Ethics watch | Arkansas Blog

Thursday, February 26, 2009

Ethics watch

Posted By on Thu, Feb 26, 2009 at 3:30 PM

Attorney General Dustin McDaniel will talk to the reporters today about his developing ethics legislation. Points:

A one-year moratorium on legislators, state officials and high staff employees going from state positions to work for people they regulated or as lobbyists. Good.

Penalties for soliciting gratuities that won't be reported and for failing to report a lobbyist who's offered a no-disclosure gift. Good.

The $40 threshhold for reporting lobbyist expenditures on legislators will stay. Too bad. McDaniel will argue that this is better than acceding to raise the limit, set years ago and now but a pittance. You can hardly get a good buzz on for that amount these days.

Tougher penalties for falsified reports. Good.

On-line lobbyist expense filing, readily searchable. Good.

Bad: To encourage legislators to pay for their own meals rather than accept freebies or feel a need to call for credit card numbers to use in the so-called "absentee lobbying" racket, McDaniel will propose loosening the law on how legislators may spend surplus campaign contributions. They already may keep an amount equal to one year's salary for political purposes, supposedly. McDaniel would expressly allow the money to be spent on meals and travel of some business nature -- such as dinner with a lobbyist to talk about legislation.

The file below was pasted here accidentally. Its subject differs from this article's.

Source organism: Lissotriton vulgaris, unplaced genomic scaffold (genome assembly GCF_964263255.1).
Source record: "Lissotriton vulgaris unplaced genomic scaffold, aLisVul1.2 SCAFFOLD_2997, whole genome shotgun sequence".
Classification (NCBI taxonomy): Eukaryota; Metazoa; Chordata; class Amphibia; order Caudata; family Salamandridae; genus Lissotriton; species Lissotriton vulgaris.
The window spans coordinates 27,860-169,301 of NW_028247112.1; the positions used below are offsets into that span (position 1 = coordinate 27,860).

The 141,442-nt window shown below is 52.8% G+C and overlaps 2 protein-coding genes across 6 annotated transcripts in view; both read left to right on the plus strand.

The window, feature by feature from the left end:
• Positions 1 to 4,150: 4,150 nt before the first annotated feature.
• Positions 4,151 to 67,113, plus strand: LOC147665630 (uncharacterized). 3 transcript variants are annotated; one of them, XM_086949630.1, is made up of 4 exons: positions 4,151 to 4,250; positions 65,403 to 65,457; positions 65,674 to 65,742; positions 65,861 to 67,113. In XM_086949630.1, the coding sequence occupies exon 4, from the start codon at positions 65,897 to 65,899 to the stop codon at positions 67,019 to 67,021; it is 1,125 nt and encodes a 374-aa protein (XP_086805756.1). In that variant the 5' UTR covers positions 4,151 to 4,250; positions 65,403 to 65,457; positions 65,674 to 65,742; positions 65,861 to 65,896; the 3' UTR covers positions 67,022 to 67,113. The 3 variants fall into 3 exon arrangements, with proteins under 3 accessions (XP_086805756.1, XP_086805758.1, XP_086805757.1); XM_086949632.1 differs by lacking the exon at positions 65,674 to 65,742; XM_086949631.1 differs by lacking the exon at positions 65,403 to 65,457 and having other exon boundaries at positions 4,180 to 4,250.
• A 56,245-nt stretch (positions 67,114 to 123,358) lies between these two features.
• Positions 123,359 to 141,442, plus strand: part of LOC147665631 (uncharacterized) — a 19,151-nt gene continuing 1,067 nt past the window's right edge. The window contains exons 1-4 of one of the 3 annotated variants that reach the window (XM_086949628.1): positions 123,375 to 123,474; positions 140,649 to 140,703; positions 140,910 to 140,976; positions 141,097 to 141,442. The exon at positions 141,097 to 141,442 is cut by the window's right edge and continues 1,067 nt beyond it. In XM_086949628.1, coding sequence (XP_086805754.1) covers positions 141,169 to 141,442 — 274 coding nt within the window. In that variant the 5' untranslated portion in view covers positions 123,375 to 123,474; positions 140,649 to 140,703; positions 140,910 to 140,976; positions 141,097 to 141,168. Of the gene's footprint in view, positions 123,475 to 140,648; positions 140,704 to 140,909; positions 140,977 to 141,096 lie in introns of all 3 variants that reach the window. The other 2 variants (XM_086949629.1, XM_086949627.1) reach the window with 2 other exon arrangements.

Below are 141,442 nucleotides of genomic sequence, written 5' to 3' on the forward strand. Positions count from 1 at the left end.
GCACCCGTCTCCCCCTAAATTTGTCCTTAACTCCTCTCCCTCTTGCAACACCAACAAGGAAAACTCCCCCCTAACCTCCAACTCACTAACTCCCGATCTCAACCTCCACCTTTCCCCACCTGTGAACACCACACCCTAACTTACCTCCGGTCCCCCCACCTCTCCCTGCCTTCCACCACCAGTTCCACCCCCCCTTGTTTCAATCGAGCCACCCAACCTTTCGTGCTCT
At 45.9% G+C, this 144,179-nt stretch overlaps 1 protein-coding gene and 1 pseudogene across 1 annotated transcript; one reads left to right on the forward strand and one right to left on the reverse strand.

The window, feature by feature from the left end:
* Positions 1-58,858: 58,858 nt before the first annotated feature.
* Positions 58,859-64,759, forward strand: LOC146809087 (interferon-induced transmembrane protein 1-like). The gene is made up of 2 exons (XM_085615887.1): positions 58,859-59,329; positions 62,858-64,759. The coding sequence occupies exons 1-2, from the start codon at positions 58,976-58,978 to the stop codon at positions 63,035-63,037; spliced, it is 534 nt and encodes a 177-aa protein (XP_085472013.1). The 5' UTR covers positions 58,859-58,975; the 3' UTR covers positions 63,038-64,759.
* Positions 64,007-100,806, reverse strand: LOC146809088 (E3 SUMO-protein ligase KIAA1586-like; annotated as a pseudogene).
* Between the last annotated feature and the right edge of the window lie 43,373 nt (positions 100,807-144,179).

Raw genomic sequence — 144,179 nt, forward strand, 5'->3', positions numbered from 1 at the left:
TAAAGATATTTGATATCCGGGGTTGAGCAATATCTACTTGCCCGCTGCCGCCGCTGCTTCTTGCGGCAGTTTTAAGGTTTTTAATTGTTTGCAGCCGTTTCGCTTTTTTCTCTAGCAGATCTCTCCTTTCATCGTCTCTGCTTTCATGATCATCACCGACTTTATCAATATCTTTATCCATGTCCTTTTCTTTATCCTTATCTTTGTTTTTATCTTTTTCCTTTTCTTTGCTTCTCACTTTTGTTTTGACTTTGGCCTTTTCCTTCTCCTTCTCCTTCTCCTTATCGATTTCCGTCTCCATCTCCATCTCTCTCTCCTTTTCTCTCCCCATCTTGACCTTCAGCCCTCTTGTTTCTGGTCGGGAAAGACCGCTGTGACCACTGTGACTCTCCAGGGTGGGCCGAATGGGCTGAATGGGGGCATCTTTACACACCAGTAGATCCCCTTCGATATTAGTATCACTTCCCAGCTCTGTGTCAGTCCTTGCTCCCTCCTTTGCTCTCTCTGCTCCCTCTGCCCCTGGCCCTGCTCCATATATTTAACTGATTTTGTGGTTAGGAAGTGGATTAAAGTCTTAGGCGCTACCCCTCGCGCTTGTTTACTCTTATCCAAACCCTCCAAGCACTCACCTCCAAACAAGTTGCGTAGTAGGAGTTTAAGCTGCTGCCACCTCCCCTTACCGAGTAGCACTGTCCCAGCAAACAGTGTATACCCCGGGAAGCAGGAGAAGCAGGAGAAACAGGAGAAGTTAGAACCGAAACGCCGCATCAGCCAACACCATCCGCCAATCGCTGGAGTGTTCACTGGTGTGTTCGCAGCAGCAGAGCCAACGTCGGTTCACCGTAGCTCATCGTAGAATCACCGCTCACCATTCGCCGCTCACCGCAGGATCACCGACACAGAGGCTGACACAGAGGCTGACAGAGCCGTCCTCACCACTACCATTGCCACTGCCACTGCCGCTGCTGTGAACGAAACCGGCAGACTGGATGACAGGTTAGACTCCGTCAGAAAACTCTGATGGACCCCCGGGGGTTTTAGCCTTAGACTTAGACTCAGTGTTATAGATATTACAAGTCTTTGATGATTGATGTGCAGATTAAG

Since the money comes from special interests in the first place and is generally placed mostly on sure-thing winners, often in uncontested races, this amounts to legalization of laundering of the lobbyists' money. I think it's weird to think you'd improve ethics by giving legislators a good reason to shake down excess campaign contributions with express approval for good-time expenses. Yes, they must make a colorable argument that expenses are for political business. But the CEOs always figured out a way to deduct the tee talk on their Ireland golf outings. Legislators can be just as creative.

McDaniel really believes that giving lawmakers more economic resources is the best way to discourage them from seeking handouts. I dunno. I think they'll just double down.

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